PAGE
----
If you’re an entrepreneur setting up in, say, Saudi Arabia, you won’t get far without meeting people face-to-face and a little ‘wasta’. It’s important to invest time in building relationships. In Kuwait, family matters: business is preferably done with known and trusted people. Leaders are accessible, with a widely-adopted open-door approach in the Arab business world. If you’re visiting someone based in Bahrain and they are unexpectedly called away to consult on a pressing matter, be prepared to wait.
In the UAE, 80% of the population are expatriates with large groups of Europeans, Asian Muslims, as well as people from around the Arab region. “The nature of the diverse and multicultural society there means that many western business leaders can run their organisations without fully understanding local customs and values,” says Randall S Peterson, Professor of Organisational Behaviour and Academic Director of the Leadership Institute at London Business School. “But it doesn’t mean they shouldn’t try.
“Arab Middle Eastern culture is rooted in trust. People are generally guided by tenets of the Quran: they respect their culture, uphold their traditions and value relationships.”
What’s more, he says the Arab Middle East leadership style can teach people worldwide lessons in teamwork.
Leaders shaped by culture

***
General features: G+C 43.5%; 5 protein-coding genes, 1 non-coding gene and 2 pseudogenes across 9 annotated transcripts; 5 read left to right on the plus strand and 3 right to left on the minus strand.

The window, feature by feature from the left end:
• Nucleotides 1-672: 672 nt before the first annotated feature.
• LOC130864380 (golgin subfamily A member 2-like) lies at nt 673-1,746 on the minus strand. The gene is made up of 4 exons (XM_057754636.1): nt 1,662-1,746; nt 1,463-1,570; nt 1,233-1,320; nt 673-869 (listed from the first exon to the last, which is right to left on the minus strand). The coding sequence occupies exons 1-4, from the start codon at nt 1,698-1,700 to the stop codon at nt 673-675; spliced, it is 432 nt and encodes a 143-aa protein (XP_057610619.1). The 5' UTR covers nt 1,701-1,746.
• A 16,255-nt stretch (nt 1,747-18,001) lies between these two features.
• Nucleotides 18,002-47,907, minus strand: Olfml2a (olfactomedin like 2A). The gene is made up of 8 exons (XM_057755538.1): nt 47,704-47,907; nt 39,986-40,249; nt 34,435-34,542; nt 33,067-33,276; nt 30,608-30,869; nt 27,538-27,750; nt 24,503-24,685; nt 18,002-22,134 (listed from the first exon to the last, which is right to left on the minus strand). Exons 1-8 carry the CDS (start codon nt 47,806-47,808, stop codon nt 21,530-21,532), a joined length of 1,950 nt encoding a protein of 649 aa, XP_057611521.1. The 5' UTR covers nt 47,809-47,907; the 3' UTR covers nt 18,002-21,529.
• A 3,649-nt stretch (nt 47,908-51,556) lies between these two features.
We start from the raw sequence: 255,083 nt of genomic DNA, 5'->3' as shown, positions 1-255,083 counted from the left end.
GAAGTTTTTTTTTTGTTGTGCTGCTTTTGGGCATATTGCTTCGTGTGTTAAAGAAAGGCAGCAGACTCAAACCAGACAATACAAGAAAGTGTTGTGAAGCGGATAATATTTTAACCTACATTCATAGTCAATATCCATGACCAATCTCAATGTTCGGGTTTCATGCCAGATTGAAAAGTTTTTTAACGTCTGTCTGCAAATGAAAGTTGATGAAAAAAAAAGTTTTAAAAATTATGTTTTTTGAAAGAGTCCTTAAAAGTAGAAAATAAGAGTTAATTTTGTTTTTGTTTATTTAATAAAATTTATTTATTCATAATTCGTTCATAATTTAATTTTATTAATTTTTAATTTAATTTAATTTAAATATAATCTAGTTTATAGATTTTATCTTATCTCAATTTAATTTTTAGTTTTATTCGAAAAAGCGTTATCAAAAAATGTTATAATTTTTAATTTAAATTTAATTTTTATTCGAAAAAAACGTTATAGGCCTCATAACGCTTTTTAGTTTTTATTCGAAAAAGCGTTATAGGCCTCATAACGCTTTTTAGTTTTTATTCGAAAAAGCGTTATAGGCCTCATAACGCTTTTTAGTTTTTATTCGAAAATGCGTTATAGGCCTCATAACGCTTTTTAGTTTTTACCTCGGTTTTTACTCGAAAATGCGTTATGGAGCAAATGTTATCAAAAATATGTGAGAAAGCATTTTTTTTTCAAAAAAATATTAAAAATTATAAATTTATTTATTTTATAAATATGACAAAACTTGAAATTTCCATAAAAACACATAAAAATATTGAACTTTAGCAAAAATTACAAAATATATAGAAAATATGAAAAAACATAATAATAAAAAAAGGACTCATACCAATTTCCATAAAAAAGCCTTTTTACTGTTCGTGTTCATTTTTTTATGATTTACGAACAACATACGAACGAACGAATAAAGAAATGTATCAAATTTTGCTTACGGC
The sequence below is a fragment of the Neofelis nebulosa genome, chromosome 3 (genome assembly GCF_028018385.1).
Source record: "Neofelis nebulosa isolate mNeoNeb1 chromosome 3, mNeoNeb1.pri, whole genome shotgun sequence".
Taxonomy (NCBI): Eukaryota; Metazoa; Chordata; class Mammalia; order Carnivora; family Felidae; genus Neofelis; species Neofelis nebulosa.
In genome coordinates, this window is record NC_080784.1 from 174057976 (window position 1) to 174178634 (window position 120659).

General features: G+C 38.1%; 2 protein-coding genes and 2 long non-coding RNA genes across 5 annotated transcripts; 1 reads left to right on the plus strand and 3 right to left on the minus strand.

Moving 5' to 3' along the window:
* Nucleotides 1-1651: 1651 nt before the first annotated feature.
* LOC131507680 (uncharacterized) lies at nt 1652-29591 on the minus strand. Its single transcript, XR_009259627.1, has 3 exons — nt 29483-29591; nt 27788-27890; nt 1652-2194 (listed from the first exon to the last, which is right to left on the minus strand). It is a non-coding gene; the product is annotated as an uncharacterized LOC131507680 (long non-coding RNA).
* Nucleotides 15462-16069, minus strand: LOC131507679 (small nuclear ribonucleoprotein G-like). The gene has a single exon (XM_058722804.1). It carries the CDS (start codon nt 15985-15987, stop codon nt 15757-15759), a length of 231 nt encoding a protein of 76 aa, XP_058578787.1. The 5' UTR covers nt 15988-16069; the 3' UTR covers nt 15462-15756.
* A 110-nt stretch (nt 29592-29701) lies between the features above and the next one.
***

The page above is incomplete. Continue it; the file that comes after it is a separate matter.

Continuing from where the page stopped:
Culture and teamwork are inextricably linked. Dutch psychologist Geert Hofstede summarised culture – the way we do things – as software of the mind. “Software” refers to a web of instructions that allow users to perform tasks, while “mind” is the part that makes people think, feel and experience.
An African banker working in London differs from an Asian entrepreneur operating in Berlin and a German engineer leading a team in Hong Kong. Identities are shaped by factors including family, friends, nationalities, careers and location.
Professor Peterson says Hofstede’s research shows that the Arab Middle East is high in “power distance”, where power between leaders and their team members is often distributed unequally, meaning once a leader has taken a decision the members are expected to implement faithfully. Leaders in high-power distance cultures have more power than their low-power distance counterparts, such as the US and UK where team members expect to help set the agenda and have direct influence on the final decision. In countries such as these, where freedom of speech is embedded in society, people offer their opinions freely, often making it difficult for leaders to coordinate.
The Arab Middle East and China are both high-power distance cultures. Does that mean that two separate regions 5,724 km apart promote the same kind of leadership and teamwork? “It’s too simplistic to think that Arab and Chinese leaders operate in the same way,” says Professor Peterson. For instance, Chinese team members are unlikely to challenge their leaders. An opinion that makes you stand out in China’s collectivist culture may not work in your favour the way it does in the Arab Middle East. “Leading across cultures is more nuanced than that,” he says. And the full picture still requires some colouring in.
Ongoing research by Professor Peterson into this cultural diversity challenge, including hundreds of interviews with business leaders around the globe, is gradually revealing a tapestry of leadership and teamwork traits. Some emerging themes from discussions with leaders in the Arab Middle East already offer lessons in teamwork – with each finding informing the next.